The Opioid Epidemic: Fentanyl

Part Two of Two: Fentanyl has been a game-changer

Line of cocaine forms a human skull at the end.

In the last post, we talked about the opioid epidemic in this country and the dramatic increase in overdose deaths, over 70,000 in 2017]. A report released by the National Institute on Drug Abuse in 2017 reported that between 21 and 29% of patients prescribed opioids for chronic pain misuse them, between eight and 12% of these patients develop an opioid use disorder, an estimated 4 to 6% who misuse  prescription drugs transition to heroin and approximately 80% of the people who use heroin first misused prescription opioids.

But there is a new arrival in the drug abuse marketplace: fentanyl. It was first created from morphine in 1874 and marketed by Bayer in 1898 as a cure-it failed- for morphine addiction. It’s illicit use first appeared in the mid-1970s in the medical community. It is most commonly administered by intravenous injection and it may be hundreds of times more potent than heroin. When used properly it can be used in surgery and as an animal tranquilizer. The rise in its production since it is a synthetic drug that can be made in a home laboratory has damaged the market for Mexican poppies. Much of the illicit fentanyl is ordered over the Internet and imported from China through the US mail. In cities where heroin once reigned heroin has been replaced by fentanyl.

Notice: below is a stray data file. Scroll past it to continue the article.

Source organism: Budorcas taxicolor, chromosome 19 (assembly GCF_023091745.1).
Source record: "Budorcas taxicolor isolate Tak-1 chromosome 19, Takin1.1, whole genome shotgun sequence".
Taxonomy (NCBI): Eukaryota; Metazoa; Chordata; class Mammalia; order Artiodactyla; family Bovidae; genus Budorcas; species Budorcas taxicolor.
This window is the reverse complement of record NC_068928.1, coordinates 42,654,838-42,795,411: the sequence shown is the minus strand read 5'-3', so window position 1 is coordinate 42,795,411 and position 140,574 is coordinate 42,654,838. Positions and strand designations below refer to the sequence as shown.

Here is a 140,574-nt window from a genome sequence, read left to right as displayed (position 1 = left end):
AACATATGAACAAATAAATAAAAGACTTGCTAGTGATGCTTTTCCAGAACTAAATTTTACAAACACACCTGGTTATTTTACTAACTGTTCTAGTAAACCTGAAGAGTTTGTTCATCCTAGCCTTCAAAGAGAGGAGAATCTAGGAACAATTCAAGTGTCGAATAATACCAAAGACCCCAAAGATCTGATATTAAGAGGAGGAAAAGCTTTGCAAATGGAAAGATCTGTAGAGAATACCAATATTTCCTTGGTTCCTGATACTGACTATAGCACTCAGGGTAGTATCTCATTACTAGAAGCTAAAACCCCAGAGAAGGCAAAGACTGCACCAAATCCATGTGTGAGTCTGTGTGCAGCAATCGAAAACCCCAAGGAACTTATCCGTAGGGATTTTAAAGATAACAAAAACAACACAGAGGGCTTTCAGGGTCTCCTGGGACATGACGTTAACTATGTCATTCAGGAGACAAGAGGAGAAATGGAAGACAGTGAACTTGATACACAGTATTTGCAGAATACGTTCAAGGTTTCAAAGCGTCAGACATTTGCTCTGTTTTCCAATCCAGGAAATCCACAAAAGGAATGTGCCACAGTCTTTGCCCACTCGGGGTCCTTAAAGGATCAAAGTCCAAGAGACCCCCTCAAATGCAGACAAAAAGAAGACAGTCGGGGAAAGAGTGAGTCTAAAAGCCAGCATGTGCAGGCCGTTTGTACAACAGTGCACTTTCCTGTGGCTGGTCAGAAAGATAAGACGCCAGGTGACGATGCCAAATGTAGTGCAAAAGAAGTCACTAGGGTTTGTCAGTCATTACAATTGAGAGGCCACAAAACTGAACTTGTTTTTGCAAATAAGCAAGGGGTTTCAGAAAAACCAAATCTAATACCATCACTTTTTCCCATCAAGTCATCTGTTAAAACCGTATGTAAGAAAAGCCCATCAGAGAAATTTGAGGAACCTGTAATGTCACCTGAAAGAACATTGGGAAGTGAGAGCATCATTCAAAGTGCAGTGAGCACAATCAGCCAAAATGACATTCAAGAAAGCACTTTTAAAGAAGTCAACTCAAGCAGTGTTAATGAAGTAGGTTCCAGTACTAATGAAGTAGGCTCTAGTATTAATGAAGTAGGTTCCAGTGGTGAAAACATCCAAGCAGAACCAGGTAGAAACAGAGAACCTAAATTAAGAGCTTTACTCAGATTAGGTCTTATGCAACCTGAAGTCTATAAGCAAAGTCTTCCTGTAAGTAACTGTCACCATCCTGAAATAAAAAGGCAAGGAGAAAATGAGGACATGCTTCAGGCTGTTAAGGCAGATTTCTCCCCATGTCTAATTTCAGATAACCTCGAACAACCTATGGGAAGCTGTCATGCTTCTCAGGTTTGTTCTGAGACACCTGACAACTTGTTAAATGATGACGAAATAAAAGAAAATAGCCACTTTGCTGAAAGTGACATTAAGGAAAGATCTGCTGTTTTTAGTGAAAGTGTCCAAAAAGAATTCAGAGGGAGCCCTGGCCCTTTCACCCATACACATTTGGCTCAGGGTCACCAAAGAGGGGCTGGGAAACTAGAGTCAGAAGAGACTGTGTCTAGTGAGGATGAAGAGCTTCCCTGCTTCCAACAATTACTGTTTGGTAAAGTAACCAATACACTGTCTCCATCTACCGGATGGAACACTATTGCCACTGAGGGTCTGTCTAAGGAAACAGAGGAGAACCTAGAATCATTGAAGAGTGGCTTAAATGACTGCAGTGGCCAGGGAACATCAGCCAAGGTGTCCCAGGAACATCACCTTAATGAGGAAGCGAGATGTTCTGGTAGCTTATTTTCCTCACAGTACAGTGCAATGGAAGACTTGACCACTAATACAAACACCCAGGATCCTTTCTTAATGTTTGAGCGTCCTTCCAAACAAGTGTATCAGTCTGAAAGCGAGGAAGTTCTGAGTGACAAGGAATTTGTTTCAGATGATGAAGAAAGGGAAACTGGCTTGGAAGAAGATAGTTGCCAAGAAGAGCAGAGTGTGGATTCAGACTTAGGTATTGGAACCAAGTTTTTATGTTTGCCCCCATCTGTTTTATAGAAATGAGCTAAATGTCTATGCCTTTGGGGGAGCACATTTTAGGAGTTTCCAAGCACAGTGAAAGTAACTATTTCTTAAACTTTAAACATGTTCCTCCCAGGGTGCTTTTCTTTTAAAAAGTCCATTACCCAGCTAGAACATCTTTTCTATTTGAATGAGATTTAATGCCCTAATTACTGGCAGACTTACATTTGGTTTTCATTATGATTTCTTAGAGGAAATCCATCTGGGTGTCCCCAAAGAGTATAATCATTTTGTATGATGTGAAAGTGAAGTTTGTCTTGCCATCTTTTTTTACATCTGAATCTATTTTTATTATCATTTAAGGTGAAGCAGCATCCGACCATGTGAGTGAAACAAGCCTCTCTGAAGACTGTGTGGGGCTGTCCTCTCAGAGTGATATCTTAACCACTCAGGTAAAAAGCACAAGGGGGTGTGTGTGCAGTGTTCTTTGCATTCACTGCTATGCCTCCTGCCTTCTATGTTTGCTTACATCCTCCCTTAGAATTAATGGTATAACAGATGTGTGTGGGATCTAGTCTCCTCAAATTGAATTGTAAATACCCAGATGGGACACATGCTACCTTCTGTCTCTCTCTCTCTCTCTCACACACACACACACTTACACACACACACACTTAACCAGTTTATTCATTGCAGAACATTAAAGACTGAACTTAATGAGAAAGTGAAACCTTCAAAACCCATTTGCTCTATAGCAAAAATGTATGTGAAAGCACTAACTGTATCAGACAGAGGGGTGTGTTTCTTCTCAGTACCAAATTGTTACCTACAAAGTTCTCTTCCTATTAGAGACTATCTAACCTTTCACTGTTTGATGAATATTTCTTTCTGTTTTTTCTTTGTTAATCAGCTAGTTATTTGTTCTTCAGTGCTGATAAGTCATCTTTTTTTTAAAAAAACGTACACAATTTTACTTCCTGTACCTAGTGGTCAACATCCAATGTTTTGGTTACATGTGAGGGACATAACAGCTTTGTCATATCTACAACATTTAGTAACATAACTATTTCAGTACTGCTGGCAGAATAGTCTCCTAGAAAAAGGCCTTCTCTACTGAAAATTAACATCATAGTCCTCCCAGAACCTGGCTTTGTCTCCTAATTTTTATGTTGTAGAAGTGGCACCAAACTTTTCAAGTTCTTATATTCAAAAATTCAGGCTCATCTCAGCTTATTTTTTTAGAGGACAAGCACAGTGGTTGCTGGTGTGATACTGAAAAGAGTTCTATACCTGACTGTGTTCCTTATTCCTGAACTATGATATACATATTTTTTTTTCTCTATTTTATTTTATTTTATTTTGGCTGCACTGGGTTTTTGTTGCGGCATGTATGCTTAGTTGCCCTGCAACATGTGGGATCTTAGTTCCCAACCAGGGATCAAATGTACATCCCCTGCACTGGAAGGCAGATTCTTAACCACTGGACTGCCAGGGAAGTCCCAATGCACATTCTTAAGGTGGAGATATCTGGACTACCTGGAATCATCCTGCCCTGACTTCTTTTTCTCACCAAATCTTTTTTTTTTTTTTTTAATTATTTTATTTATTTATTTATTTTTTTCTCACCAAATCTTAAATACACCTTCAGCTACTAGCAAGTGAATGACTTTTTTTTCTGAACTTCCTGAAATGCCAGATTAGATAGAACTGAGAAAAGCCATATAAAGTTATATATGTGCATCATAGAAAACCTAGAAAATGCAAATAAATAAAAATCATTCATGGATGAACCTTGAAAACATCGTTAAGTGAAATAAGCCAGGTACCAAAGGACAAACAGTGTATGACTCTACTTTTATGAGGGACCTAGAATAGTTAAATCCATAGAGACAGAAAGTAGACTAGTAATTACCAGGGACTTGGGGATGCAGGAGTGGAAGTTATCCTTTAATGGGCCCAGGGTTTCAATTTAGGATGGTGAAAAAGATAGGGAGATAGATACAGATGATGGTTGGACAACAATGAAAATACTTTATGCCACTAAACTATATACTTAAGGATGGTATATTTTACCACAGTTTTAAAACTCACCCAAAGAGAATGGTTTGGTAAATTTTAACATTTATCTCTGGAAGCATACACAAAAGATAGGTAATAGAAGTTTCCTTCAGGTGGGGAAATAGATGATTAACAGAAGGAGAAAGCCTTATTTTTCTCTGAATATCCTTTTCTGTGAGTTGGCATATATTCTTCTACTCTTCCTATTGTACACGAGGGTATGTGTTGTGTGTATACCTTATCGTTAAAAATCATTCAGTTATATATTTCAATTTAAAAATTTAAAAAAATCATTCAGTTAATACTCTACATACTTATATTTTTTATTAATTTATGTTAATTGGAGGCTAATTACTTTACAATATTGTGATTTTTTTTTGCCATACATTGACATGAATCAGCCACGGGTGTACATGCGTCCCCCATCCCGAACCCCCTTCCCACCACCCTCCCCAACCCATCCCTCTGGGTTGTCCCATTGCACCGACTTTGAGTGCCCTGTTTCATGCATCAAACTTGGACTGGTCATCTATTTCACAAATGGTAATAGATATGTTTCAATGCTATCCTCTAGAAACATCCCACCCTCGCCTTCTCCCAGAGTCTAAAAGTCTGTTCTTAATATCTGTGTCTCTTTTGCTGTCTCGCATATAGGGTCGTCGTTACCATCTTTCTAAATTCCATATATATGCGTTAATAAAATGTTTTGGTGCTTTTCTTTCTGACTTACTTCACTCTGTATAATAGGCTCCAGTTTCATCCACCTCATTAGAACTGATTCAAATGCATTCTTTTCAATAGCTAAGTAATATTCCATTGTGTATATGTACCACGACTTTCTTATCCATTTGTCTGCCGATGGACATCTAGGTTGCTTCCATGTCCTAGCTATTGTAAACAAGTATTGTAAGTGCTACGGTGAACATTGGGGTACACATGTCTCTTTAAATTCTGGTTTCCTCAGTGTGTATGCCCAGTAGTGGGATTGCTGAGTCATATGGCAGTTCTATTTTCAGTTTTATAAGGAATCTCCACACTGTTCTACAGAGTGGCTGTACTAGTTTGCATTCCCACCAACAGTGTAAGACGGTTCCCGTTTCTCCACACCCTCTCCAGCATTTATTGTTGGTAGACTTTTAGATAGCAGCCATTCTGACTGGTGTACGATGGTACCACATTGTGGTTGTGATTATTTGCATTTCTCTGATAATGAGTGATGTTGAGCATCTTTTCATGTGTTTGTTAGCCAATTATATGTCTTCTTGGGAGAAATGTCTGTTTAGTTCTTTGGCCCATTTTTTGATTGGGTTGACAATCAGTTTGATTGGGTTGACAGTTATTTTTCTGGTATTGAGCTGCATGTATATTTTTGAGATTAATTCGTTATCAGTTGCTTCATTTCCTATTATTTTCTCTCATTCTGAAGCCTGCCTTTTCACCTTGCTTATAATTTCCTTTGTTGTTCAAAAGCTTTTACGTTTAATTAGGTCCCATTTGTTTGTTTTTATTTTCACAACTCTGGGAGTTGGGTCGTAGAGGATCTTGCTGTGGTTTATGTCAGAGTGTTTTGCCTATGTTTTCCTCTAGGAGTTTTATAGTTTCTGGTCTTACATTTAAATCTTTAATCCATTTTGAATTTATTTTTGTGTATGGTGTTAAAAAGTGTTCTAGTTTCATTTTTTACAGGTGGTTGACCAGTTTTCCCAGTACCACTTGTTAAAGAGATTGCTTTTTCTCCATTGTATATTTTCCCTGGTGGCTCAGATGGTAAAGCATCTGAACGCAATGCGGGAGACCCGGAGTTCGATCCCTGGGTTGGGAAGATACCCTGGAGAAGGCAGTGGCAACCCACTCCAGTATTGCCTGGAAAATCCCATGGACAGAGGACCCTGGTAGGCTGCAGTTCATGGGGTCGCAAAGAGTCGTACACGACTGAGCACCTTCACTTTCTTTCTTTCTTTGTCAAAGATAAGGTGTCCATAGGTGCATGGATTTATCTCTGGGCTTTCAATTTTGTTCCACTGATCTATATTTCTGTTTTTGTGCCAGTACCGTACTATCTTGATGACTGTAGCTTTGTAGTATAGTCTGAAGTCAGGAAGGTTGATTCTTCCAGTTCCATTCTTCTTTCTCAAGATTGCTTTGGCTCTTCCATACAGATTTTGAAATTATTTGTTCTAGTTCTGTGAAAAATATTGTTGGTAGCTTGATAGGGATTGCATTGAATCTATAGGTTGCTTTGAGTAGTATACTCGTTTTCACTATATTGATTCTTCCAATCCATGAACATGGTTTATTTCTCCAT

Fentanyl is a scary drug. A recent drug bust in New York found enough of the drug to kill two million people. The Pentagon is considering designating the drug as a weapon of mass destruction. Its first cousin carfentanil is even scarier. The drug has been linked to 1200 human deaths. The drug is now being used to lace cocaine fake OxyContin and marijuana. It has even been found in fake Xanax pills.

Buyer beware. These drugs are lethal and when you buy things like Xanax, OxyContin, and cannabis on the street you cannot be assured that they are not laced with one of these drugs. The illicit manufacturers of fentanyl would like to expand their market.

This article was originally posted to Psychology Today, “In the Face of Adversity“, by Dr. Ron Breazeale, Ph.D. With his permission, we will share a series of posts on Chronic Pain and related issues as a prologue to introducing what Maine has to offer for treatment options.
Photo pf Ron Breazeale, Ph,D.
Ron Breazeale, Ph.D.